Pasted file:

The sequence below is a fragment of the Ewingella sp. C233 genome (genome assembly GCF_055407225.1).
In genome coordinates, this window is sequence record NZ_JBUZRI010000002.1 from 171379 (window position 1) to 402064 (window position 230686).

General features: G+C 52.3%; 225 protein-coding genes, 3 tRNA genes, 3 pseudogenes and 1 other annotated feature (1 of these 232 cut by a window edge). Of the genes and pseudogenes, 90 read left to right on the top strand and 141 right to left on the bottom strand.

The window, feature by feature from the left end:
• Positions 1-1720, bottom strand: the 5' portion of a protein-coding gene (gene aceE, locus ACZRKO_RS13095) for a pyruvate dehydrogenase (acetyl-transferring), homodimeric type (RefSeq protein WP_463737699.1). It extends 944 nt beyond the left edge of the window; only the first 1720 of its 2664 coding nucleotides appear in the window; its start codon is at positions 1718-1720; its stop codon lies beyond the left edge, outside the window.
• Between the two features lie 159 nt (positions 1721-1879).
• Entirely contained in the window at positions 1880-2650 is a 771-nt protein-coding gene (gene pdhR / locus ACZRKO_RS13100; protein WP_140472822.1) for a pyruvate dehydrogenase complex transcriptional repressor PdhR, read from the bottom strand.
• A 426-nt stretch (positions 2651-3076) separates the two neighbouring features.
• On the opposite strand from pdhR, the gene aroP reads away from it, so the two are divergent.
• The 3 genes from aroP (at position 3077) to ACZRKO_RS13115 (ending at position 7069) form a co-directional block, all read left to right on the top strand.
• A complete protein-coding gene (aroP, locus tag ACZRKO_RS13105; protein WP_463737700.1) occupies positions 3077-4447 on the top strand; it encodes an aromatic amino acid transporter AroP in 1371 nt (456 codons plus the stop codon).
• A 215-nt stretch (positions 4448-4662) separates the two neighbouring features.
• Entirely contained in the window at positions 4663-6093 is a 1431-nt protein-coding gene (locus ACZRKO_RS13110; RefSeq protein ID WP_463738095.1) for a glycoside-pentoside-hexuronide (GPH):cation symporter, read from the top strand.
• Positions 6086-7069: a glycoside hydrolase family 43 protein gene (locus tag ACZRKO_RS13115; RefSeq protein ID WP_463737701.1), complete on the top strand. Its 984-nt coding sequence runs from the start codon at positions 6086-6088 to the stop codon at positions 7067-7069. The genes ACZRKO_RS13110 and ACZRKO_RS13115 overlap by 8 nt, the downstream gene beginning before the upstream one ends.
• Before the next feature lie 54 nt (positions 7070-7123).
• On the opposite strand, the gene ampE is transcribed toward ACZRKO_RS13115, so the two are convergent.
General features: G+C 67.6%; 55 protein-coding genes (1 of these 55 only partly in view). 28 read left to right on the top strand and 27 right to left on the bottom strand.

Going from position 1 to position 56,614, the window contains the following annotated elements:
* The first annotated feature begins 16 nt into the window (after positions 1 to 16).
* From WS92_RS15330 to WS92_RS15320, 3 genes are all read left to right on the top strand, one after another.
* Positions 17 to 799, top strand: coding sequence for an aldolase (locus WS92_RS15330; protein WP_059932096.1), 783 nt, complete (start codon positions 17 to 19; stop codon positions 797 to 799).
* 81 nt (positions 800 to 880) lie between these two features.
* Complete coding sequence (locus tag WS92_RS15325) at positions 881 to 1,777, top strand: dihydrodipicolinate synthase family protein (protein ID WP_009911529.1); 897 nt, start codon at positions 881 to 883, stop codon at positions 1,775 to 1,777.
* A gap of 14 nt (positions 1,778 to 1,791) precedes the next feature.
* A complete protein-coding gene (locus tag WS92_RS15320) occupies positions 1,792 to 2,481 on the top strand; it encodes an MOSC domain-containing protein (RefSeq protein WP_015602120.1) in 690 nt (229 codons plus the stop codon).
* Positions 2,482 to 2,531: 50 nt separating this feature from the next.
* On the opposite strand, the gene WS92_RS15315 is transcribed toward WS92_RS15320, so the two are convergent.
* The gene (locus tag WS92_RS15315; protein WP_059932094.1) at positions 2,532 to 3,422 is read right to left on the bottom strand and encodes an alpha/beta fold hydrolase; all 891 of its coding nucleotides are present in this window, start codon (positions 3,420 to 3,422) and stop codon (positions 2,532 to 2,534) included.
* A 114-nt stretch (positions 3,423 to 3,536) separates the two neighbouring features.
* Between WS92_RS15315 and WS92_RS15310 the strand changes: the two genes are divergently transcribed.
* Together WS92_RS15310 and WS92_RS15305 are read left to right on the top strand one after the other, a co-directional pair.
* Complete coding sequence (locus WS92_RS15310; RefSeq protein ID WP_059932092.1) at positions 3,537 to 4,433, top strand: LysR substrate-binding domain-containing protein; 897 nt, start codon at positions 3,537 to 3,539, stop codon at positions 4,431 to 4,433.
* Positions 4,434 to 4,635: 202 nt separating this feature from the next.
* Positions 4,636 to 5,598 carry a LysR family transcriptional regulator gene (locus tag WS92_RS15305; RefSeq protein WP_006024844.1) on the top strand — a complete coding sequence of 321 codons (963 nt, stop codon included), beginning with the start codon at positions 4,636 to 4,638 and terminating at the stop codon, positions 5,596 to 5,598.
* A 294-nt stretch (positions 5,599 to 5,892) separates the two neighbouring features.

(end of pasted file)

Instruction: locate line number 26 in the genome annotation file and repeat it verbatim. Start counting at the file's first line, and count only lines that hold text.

* Positions 2,482 to 2,531: 50 nt separating this feature from the next.